Small state regional cooperation, south-south and south-north migration, and international trade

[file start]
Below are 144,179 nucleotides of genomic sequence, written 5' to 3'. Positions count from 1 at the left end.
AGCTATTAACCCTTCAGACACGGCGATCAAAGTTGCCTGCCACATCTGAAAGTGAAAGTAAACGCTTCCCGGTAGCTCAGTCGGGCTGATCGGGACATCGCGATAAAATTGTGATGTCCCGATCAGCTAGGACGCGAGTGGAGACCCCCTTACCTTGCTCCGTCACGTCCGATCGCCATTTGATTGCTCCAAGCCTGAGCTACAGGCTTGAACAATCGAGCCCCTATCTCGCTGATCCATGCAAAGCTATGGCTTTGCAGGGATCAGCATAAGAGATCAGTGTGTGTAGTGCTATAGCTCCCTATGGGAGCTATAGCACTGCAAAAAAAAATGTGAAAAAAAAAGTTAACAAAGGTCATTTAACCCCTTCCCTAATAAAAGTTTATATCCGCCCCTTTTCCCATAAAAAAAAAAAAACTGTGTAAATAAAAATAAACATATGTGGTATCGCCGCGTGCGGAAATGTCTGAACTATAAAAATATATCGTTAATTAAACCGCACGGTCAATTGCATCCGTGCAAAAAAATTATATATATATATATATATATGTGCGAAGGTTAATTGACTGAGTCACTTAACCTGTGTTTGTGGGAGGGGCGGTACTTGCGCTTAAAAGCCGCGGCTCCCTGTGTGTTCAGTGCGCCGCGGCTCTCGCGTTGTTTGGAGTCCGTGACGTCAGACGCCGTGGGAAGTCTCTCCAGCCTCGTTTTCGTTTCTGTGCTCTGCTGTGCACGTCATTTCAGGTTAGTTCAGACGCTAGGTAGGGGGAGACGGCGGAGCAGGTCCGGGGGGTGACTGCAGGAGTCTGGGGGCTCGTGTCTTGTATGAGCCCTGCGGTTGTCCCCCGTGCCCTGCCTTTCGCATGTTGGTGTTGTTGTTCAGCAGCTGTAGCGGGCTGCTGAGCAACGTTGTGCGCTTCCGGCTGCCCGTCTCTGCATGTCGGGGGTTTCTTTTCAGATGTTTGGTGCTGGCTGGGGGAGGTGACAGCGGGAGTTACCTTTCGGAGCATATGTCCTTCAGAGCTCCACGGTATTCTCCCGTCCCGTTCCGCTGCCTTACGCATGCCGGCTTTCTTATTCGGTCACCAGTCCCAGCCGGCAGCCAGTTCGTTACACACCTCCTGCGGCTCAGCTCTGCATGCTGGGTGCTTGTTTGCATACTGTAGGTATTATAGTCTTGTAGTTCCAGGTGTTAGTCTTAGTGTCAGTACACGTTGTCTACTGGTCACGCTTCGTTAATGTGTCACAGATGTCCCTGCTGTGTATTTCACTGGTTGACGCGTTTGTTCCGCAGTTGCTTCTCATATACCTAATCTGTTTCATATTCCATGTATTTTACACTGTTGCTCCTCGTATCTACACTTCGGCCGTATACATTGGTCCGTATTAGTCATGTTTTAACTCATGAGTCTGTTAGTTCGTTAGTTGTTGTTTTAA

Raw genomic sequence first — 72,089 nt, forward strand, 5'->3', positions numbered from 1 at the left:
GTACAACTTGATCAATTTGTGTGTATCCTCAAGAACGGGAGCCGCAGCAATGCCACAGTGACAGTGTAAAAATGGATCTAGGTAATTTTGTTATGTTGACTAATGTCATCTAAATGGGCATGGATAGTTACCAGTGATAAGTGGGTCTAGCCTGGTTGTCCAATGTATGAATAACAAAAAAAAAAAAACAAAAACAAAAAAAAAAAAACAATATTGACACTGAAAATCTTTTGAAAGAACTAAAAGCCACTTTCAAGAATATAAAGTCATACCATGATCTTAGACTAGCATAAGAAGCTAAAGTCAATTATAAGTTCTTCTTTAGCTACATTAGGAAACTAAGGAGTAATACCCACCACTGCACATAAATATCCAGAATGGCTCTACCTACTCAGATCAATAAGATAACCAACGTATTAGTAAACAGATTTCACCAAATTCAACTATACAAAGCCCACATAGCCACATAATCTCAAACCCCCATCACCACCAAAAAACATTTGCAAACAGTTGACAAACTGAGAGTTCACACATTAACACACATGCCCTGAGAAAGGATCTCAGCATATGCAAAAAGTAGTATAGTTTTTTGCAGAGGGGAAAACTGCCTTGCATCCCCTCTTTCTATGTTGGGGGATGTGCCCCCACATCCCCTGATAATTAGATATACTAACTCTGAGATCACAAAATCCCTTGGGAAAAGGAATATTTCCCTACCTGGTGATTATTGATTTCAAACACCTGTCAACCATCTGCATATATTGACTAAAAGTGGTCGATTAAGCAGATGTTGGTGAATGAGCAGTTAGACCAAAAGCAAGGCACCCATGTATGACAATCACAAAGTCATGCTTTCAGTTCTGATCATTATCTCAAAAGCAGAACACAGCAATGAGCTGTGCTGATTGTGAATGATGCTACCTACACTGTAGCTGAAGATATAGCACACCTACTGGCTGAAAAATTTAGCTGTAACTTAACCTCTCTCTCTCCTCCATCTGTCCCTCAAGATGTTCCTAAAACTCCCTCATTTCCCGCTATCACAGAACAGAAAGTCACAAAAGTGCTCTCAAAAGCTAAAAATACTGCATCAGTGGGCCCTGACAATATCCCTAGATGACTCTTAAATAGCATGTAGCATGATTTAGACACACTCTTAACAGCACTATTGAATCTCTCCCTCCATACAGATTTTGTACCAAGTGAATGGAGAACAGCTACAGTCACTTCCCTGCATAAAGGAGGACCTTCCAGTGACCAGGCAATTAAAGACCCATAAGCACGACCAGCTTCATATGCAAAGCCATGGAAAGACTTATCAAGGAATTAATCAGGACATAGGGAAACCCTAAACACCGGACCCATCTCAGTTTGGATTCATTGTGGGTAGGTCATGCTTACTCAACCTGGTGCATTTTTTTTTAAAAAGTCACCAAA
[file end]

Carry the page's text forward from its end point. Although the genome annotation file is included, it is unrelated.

This paper provides a different basis than previous analyses for regional bloc formation and regional migration. Due to low bargaining power and fixed costs, small states face a severe disadvantage in negotiations with the rest of the world and might benefit by forming a regional bloc. The study a) presents a general equilibrium model where bargaining power, international and regional negotiation costs, number of issues negotiated, and accession rule to the bloc determine its size and welfare impact; and b) examines the impact of international migration as well as the migration-trade relationship. The main findings are: i) the likelihood of regional bloc formation, its size and welfare impact, increases with international negotiation costs and the number of issues negotiated, and decreases with regional negotiation costs; ii) bloc size is optimal (below the optimum) if an accession fee is (is not) charged; iii) South-South migration raises bloc size and welfare; iv) South-South migration and trade are complements under market access negotiations and are substitutes under negotiations for unilateral transfers as well as under migrant remittances; and v) South-North migration and bloc formation, and South-North and South-South migration, are substitutes for the states that benefit from membership in the bloc.
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